Elder Care: Comfort at the End of LifePosted on February 19, 2014 by ElderCare Resources Phoenix in Blog, Caregiver Education, Education, Geriatric Care Management, Hospice & Palliative Care, Long Term Care Information
Are you reluctant to face the thought of death?
Fear, anger and inadequacy are some common feelings we experience when we must deal with our own or a family member’s mortality.
An understanding of how to help comfort someone at the end of life can help us cope with these feelings, and allow us to provide more effective care to those needing our support.
The National Institute on Aging, in its literature about the end of life, discusses four main areas of comfort that should be addressed at the end of life. These four areas are mental/emotional, spiritual, practical and physical. Last week we reviewed some myths and misperceptions about hospice services. Hospice and palliative care are two types of services that attempt to identify and meet these comfort needs for the individuals and families with whom they interact. But you don’t have to be a professional to learn how to comfort someone who is near death.
Let’s start with mental/emotional comfort. Everyone will have their own experience with death, and there is no right or wrong way to think or feel about it. People are often afraid of talking about death and don’t know what to say to someone who is dying. They try to offer platitudes, which although are meant well, usually aren’t helpful.
Instead, let the individual know that you are willing to listen, and allow them to guide the conversation. Some people may be willing to share their thoughts, while others may not be ready. Don’t be offended if the individual chooses someone else with whom to talk. Sometimes, sharing thoughts and feelings with family or friends can be more difficult than sharing them with a more “neutral” party, such as a medical professional.
Dying people may have specific fears or concerns, such as being alone at the time of death, or leaving others behind. Some fears and concerns (like the two mentioned previously), may be common among those who are dying, while others may be highly individualized. It is important not to assume that you know what someone’s fears are, or impose your own fears on the individual. These situations may lead to misunderstandings and tension instead of comfort. A dying individual will be comforted when his or her own fears and concerns are validated and attempts are made to address them, no matter how trivial they may seem to others. Meeting this need will allow the individual to relax and focus energy and attention on important relationships.
Other mental/emotional needs revolve around the environment. How many visitors does the individual feel comfortable with at one time? What about lighting and noise levels? Absolute quiet is not necessary — the noise of daily activity may be reassuring. Background music may or may not be appreciated.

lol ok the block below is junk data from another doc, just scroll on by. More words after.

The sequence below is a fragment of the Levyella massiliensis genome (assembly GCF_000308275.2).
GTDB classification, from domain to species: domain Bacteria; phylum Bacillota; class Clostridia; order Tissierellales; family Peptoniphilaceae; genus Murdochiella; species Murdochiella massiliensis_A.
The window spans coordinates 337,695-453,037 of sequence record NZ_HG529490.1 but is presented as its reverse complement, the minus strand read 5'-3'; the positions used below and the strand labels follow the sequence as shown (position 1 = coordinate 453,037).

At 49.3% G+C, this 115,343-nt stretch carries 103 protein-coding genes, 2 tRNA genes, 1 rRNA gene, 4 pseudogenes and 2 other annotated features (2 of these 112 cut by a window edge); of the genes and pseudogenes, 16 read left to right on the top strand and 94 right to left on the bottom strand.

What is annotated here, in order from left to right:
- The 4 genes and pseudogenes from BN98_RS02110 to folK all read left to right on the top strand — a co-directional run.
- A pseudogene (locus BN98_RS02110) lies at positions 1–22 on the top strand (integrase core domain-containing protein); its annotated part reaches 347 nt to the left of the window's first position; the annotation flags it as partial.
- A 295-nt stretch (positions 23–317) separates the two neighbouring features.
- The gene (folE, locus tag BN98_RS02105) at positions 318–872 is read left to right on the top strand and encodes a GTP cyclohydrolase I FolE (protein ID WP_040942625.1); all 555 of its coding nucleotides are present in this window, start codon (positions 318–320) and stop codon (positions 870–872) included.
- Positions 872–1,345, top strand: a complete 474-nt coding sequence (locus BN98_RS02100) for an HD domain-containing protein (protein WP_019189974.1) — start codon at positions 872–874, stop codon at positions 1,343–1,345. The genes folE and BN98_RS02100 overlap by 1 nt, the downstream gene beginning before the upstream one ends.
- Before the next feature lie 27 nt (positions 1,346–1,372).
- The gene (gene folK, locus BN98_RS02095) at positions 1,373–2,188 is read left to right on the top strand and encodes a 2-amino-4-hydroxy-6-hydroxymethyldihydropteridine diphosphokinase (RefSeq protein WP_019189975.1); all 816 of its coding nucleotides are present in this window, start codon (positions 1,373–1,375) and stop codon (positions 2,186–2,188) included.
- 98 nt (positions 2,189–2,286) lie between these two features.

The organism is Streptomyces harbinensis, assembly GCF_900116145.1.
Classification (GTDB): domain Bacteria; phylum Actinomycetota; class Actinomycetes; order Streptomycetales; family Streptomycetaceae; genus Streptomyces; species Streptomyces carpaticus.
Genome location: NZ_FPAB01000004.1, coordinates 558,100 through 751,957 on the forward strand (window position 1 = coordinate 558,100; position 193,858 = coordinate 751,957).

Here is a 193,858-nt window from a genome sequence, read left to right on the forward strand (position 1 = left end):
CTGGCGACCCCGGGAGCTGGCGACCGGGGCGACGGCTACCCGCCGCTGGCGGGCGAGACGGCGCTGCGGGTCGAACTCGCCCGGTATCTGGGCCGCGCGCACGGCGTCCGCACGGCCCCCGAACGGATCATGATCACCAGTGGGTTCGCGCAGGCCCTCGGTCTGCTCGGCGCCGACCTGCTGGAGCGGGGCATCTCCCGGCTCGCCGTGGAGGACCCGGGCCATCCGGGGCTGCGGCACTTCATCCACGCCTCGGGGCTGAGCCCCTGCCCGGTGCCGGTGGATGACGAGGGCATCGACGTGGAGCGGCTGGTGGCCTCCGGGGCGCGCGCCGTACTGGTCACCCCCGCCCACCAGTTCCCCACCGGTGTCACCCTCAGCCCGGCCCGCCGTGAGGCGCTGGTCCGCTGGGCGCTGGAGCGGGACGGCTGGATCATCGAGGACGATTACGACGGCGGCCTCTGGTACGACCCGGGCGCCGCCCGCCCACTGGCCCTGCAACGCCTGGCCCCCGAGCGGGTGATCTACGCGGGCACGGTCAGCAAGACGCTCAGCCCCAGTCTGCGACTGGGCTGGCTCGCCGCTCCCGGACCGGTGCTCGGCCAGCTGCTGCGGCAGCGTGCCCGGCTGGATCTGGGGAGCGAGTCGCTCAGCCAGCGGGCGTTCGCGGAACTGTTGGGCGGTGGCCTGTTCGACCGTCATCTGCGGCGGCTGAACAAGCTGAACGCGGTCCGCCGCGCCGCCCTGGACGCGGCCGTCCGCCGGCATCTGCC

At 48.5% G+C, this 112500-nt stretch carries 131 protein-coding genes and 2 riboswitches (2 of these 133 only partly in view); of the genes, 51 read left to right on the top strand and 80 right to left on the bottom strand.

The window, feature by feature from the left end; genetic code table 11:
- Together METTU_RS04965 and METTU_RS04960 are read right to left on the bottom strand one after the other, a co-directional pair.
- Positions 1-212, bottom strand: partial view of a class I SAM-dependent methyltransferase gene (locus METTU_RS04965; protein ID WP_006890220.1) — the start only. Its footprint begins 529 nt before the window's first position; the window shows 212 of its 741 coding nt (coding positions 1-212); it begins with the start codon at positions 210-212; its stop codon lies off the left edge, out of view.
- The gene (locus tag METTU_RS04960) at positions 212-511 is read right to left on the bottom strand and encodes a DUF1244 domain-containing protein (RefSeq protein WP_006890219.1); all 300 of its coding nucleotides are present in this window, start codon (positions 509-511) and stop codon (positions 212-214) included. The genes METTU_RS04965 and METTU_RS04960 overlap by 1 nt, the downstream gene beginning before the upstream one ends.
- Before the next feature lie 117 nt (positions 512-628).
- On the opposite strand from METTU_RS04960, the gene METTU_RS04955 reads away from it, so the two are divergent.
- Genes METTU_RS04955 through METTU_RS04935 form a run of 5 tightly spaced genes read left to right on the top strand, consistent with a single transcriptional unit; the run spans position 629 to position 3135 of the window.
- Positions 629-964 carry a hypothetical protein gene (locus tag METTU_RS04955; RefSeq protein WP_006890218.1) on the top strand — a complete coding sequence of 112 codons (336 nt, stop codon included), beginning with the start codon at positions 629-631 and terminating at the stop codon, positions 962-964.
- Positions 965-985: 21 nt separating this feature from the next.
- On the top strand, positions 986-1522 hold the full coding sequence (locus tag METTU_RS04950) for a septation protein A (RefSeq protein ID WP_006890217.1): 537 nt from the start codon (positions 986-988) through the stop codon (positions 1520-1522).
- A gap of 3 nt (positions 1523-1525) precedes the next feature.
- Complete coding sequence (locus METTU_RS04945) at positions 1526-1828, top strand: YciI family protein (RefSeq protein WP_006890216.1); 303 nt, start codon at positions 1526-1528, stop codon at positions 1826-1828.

Thinking about an individual’s personality can help guide routines and activities. Those who are dying but still relatively active will appreciate being treated “normally,” and may have a need for time alone. Respecting the individual’s ability to make choices and retain autonomy for as long as possible also is an important factors in promoting well-being.
Understanding an individual’s spiritual needs will also contribute to their level of comfort. The belief that one’s life has been meaningful provides a sense of peace to many people. This meaning can be reinforced by sharing memories, verbalizing the importance of your relationship with the dying person, discussion about personal beliefs and faith, and prayer. If individuals are distant and unable to visit in person, these activities can be shared through letters, recordings and even Skype.
When speaking with the dying individual, asking open ended questions about beliefs, meaningful experiences, and regrets can help initiate a discussion of potentially sensitive topics. Sharing tears can be cleansing for everyone. Writing down information that is shared verbally may become a source of comfort to family members and friends after the individual’s death. To achieve a sense of closure, the individual may require assistance to make telephone calls or write letters to others to say thank you, offer an apology, ask for forgiveness, or say goodbye.
Hopefully, these tips will help you feel more empowered to provide comfort to those who are dying, so that you may put your love into action, and your remaining time spent together will be honest and meaningful. Next week we will cover the last two areas identified by the National Institute on Aging — practical comfort and physical comfort.
Karen Kaslow is a registered nurse and elder care coordinator at Keystone Elder Law P.C. in Upper Allen Township. The business can be reached at email@example.com or 697-3223. The Elder Care column now appears Fridays in The Sentinel.